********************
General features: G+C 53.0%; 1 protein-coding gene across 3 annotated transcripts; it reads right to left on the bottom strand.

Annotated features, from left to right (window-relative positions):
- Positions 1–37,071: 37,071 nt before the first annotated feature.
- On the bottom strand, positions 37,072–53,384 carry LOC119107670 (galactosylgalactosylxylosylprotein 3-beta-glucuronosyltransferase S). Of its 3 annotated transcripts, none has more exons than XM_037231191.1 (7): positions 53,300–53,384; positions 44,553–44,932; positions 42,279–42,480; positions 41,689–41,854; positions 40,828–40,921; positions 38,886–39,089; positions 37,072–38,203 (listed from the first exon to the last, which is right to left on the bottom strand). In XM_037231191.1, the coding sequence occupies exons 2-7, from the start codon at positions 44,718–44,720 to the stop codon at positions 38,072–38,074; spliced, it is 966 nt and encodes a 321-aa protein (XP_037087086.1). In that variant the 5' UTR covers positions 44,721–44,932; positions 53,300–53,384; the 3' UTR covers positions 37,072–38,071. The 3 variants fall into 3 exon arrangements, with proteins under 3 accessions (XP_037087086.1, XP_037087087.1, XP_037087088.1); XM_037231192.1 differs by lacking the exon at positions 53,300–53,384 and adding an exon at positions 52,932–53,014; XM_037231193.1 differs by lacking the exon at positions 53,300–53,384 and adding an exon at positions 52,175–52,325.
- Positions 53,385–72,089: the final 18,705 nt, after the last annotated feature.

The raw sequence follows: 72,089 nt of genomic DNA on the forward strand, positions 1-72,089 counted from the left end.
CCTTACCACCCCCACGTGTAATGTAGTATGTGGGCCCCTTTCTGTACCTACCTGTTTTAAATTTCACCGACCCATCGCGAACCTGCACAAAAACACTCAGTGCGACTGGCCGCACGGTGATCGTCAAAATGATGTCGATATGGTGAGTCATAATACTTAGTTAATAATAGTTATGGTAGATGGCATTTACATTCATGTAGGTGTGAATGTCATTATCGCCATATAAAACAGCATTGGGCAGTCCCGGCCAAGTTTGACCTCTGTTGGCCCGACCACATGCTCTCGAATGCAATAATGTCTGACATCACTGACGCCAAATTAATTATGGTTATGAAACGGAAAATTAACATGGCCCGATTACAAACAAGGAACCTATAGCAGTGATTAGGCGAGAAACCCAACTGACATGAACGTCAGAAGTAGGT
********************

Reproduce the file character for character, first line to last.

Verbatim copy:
General features: G+C 53.0%; 1 protein-coding gene across 3 annotated transcripts; it reads right to left on the bottom strand.

Annotated features, from left to right (window-relative positions):
- Positions 1–37,071: 37,071 nt before the first annotated feature.
- On the bottom strand, positions 37,072–53,384 carry LOC119107670 (galactosylgalactosylxylosylprotein 3-beta-glucuronosyltransferase S). Of its 3 annotated transcripts, none has more exons than XM_037231191.1 (7): positions 53,300–53,384; positions 44,553–44,932; positions 42,279–42,480; positions 41,689–41,854; positions 40,828–40,921; positions 38,886–39,089; positions 37,072–38,203 (listed from the first exon to the last, which is right to left on the bottom strand). In XM_037231191.1, the coding sequence occupies exons 2-7, from the start codon at positions 44,718–44,720 to the stop codon at positions 38,072–38,074; spliced, it is 966 nt and encodes a 321-aa protein (XP_037087086.1). In that variant the 5' UTR covers positions 44,721–44,932; positions 53,300–53,384; the 3' UTR covers positions 37,072–38,071. The 3 variants fall into 3 exon arrangements, with proteins under 3 accessions (XP_037087086.1, XP_037087087.1, XP_037087088.1); XM_037231192.1 differs by lacking the exon at positions 53,300–53,384 and adding an exon at positions 52,932–53,014; XM_037231193.1 differs by lacking the exon at positions 53,300–53,384 and adding an exon at positions 52,175–52,325.
- Positions 53,385–72,089: the final 18,705 nt, after the last annotated feature.

The raw sequence follows: 72,089 nt of genomic DNA on the forward strand, positions 1-72,089 counted from the left end.
CCTTACCACCCCCACGTGTAATGTAGTATGTGGGCCCCTTTCTGTACCTACCTGTTTTAAATTTCACCGACCCATCGCGAACCTGCACAAAAACACTCAGTGCGACTGGCCGCACGGTGATCGTCAAAATGATGTCGATATGGTGAGTCATAATACTTAGTTAATAATAGTTATGGTAGATGGCATTTACATTCATGTAGGTGTGAATGTCATTATCGCCATATAAAACAGCATTGGGCAGTCCCGGCCAAGTTTGACCTCTGTTGGCCCGACCACATGCTCTCGAATGCAATAATGTCTGACATCACTGACGCCAAATTAATTATGGTTATGAAACGGAAAATTAACATGGCCCGATTACAAACAAGGAACCTATAGCAGTGATTAGGCGAGAAACCCAACTGACATGAACGTCAGAAGTAGGT